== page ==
If you answered no to both questions, get the cheapest name-brand SSD and be happy. SSD's have improved to the point where for most purposes they are a commodity. For a very few kinds of work, you can subjectively tell the difference between a value-grade SATA SSD and a top of the line NVMe unit, but most of the time they perform just about the same, subjectively.
Gamersnexus did a piece on Ryzen 3000 memory speeds. You can read their results a couple different ways, one being that once you get up to about 3200CL16 it doesn't really matter much, and another being that 3600CL16 gives you fractionally better performance without getting into manual fiddling of the various clock speeds and timings.
Plug in all of one 4+4 cable and half of the other 4+4, the other half can dangle. Or, just use one cable; no desktop CPU uses more power than a single 8-pin (=4+4 pin) EPS connector can deliver.
I'd be tempted to unplug the apevia fans just to make sure that they are really the cause. Then if possible plug them back in one at a time. How are they set up? If intakes and exhausts are very unbalanced, they may be flowing more intake than the exhaust can handle (or vice versa), such that the hissing is actually airflow through various case openings. If that's what is happening, you can either rebalance the fan directions, or just live with it as it's not necessarily bad.
If you are doing a lot of text work, consider a 1440p monitor at 30 to 32 inches. At 27 inches, the 2560x1440 pixel is pretty small, which generally translates to smaller text and graphic elements (icons and such). If you have good eyes that might not matter; for those of us with older eyes it's a non-starter.
When you get to about 32 inches, the 2560x1440 pixel is just about the same size as a 24 inch 1920x1080 pixel. So everything is roughly the same apparent size but you get 1/3 more screen space.
I went from a 24 inch 1920x1200 (16:10) monitor to a 32 inch 2560x1440p monitor, and I wouldn't go back. I'd prefer a 2560x1600 monitor but the missing vertical space isn't all that important for me, and 16:10 panels are getting really hard to find.
Ok, but are the case fans running faster when you start that app? what's different that causes the noise? I've never heard a fan make a hissing sound...
You mention the FIOS box, are you talking about the verizon-supplied router (do they still do Actiontec?), or the ONT (optical network terminal)?
A hissing noise? Are they spinning faster when you open that app?
Nice. For the memory: go into the BIOS and enable XMP, that should unlock the higher memory speeds.
A little newer, a bit more robust. It's a better choice for the higher power CPU's. For a Ryzen 2600, it's perfectly fine, maybe a bit more than the CPU itself needs, but a good choice overall.
Places on the motherboard where you can plug in a case fan. That way, the BIOS can be set up to control the fan speed according to various temperatures. The alternatives are: plug the fan directly into the power supply (runs at full speed, no control), or using a fan hub / controller which is a separate board which plugs into a mobo fan header and then controls multiple fans.
A fan header has a maximum rated output power, and it's usually enough to run two case fans using a splitter cable. If not, though, you either need multiple fan headers, or some sort of hub / controller, assuming you don't want to just blast the fans on full all the time.
You might want to check the number and kind of USB ports and chassis fan headers, as well. The DS3H is pretty minimal, which is fine if that's all you need. For just a little bit more there are other B450M's which have a little more in the way of fan headers and other ports.
For what it's worth (not much, sample of 1), I've had no problems with an asrock B450M Pro4 and it's only a little more than the DS3H. MSI has a couple lower end B450's too.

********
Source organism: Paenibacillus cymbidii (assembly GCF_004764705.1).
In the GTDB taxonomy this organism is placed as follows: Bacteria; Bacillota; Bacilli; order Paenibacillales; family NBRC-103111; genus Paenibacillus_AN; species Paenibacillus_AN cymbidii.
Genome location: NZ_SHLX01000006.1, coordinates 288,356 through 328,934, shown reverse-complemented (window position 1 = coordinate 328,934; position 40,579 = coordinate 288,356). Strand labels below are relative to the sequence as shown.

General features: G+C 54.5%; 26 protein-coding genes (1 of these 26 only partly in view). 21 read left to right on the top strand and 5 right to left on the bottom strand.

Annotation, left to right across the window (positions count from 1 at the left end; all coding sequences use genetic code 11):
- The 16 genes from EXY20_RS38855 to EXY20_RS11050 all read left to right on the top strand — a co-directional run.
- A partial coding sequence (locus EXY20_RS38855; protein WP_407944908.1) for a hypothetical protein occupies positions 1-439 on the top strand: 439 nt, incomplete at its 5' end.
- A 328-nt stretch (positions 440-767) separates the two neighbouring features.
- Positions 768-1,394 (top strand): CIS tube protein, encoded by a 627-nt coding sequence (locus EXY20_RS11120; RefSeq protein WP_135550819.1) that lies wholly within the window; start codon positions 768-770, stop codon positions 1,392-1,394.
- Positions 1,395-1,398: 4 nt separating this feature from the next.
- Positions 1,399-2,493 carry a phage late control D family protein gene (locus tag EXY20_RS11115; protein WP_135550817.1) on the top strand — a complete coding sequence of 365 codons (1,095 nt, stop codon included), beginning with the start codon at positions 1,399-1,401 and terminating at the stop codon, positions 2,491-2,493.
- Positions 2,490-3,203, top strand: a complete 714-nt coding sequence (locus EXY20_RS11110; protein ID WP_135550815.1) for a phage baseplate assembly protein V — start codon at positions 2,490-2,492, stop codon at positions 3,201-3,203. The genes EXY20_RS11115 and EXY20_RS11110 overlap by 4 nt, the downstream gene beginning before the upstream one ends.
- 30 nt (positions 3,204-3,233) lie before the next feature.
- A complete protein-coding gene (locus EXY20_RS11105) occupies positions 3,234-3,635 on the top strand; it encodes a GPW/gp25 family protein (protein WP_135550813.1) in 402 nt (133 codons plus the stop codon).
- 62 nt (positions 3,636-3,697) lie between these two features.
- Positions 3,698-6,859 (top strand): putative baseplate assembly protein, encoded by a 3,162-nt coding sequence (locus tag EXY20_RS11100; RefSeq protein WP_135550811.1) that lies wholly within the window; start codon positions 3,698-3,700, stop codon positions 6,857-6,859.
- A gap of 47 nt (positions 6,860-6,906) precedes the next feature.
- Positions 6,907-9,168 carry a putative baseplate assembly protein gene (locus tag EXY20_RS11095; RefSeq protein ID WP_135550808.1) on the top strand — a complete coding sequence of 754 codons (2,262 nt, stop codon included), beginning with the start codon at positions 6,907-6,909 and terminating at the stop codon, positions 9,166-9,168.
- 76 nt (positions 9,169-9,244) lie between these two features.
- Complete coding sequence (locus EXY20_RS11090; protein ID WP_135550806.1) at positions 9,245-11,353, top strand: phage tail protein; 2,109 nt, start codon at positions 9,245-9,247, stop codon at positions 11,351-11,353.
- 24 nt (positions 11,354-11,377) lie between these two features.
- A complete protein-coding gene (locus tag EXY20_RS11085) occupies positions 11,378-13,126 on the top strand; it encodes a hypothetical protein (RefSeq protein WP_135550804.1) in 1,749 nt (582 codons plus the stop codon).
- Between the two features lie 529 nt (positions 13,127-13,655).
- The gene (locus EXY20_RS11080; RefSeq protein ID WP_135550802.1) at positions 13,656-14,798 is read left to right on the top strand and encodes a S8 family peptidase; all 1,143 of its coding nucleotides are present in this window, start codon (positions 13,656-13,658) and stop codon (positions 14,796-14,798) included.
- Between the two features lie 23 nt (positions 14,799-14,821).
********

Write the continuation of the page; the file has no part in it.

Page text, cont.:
Add Crucial P1 to the list.
Just get 3200CL16 or 3600CL19, whichever you can get a better deal on. If you can find memory with lower CAS at those speeds, fine, but I wouldn't spend a lot of money on it. There's a lot of FUD left over from the initial Ryzen release, which did have a lot of compatibility issues at first. The Ryzen 3000 memory controller is considerably better.
The cheaper one.
Actually to me it sounds like a good move-it-now price. I’m guessing the seller is more interested in a quick sale than in finding another $25; I’ve been there. If it looks physically ok, it’s probably fine.
For learning, I think I’d stick to a single storage drive. A 1TB intel 660p is less than the two drives you’ve listed, and really for learning a single inexpensive 250GB drive is plenty.
You could make do with 8 GB memory, although it doesn’t save much.
You could learn on a craigslist junk PC, but this list gives you a useful pc going forward.
Ah. Disconnect the front fan. I’m pretty sure that the molex is for a direct full speed power connection to the PSU. You don’t want that. You want a splitter Y cable with the single end into the motherboard and the double ends to the fans.
I’m not sure about the three pin female socket you describe.
You can sell the 1200 without taking too great a loss, but certainly finding a local shop would be better.
If I were running a small computer shop I'd definitely have a 1200 and GT 710 or similar on hand for BIOS updates. Charge $10 per update and it would have likely paid for itself within a month if not less.
OP only needs to update enough to support the 2200G. Your point should be noted by anyone planning to update to Ryzen 3000 support, though.
Normally I’d point to the motherboard, but getting two doa’s in a row would be seriously bad luck. Next best candidate is the PSU.
That’s for the 200GE. An older Bristol Ridge CPU would work.
Intel has had several generations to fine tune their memory controller, so unless you’re trying to push up into the 4000 MT/s range you shouldn’t have a problem.
It would probably depend on the manufacture date. My guess is that most new-in-box Tomahawk's won't support a 3rd gen without an update, but that is a guess.
Make sure the memory is in the correct slots, typically a2 and b2. Try reducing the xmp clock speed manually. See if the motherboard has a newer BIOS available. A 2700X shouldn't have any trouble getting properly rated 2x8 sticks up to 3000 MT/s.
I would not expect any problems.
That is incorrect. For instance, the Sapphire RX 570 Pulse can drive four displays.